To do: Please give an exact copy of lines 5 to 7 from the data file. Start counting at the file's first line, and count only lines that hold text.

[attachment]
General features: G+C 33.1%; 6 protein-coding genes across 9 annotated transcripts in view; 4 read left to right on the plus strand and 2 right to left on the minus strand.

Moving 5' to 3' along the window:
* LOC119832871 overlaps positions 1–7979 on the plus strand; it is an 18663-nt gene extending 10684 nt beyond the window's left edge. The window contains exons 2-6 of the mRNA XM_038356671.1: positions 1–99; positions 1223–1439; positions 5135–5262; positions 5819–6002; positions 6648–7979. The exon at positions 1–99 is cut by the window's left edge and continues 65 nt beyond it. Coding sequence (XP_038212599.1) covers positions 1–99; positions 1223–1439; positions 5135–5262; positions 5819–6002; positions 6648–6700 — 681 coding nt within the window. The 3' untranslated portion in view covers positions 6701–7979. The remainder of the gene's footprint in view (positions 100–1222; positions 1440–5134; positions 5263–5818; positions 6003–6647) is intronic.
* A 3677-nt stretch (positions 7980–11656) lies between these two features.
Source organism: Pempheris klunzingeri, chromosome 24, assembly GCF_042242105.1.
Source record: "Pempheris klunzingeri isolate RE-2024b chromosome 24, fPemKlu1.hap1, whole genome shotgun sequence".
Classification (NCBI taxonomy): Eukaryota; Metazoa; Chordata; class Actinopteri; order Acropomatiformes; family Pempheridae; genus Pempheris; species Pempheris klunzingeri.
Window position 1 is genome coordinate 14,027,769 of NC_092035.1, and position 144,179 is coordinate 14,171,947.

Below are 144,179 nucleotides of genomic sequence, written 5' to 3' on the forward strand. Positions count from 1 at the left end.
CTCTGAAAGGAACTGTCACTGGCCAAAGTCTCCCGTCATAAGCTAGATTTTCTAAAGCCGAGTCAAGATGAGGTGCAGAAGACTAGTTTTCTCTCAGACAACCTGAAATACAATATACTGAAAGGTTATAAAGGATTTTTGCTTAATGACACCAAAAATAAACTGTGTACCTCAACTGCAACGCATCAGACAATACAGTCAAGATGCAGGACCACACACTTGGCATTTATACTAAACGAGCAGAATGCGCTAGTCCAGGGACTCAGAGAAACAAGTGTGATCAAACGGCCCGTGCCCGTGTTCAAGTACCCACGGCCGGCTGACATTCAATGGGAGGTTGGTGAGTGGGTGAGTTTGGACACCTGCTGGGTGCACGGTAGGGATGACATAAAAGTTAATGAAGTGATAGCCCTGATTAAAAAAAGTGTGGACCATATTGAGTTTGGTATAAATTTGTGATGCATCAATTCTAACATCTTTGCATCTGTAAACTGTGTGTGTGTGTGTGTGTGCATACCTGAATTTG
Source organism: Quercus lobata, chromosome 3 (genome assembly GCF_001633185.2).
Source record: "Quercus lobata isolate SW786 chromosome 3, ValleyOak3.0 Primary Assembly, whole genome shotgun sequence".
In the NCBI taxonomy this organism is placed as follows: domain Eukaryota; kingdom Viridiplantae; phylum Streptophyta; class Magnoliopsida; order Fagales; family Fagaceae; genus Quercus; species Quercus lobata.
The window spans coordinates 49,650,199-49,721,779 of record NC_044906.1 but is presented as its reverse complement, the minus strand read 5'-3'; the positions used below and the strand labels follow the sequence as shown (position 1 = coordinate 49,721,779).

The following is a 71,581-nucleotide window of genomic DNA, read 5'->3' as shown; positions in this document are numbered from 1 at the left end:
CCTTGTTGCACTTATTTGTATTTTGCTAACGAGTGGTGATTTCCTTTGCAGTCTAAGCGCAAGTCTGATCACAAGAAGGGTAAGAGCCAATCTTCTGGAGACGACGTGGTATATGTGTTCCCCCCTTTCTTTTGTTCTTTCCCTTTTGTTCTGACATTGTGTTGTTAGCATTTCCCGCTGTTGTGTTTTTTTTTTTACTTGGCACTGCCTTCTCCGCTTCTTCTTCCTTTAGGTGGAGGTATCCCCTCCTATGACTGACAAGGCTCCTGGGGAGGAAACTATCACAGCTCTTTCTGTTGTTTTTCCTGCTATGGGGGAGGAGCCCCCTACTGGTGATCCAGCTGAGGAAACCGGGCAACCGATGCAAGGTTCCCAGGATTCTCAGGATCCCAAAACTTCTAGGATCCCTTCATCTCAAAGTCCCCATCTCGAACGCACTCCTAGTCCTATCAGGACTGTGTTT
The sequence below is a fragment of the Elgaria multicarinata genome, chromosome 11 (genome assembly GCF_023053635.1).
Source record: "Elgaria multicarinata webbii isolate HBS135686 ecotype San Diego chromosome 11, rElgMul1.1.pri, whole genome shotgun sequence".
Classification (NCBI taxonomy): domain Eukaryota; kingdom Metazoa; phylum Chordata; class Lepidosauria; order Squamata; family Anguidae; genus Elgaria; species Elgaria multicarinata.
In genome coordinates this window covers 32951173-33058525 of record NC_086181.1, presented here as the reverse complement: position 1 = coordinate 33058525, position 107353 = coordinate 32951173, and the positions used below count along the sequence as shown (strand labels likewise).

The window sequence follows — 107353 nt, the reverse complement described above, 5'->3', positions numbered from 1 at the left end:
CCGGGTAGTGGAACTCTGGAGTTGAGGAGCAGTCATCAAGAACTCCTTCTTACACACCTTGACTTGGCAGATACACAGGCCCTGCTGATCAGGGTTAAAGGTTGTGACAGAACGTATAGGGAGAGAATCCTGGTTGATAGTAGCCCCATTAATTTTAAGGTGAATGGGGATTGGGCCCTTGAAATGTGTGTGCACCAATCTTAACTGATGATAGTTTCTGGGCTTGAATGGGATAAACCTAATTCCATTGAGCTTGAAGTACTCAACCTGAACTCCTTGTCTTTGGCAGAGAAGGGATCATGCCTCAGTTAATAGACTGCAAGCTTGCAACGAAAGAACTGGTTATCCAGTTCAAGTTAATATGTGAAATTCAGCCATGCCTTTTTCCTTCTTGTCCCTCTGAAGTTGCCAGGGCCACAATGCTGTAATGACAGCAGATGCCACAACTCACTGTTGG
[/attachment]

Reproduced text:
Source organism: Pempheris klunzingeri, chromosome 24, assembly GCF_042242105.1.
Source record: "Pempheris klunzingeri isolate RE-2024b chromosome 24, fPemKlu1.hap1, whole genome shotgun sequence".
Classification (NCBI taxonomy): Eukaryota; Metazoa; Chordata; class Actinopteri; order Acropomatiformes; family Pempheridae; genus Pempheris; species Pempheris klunzingeri.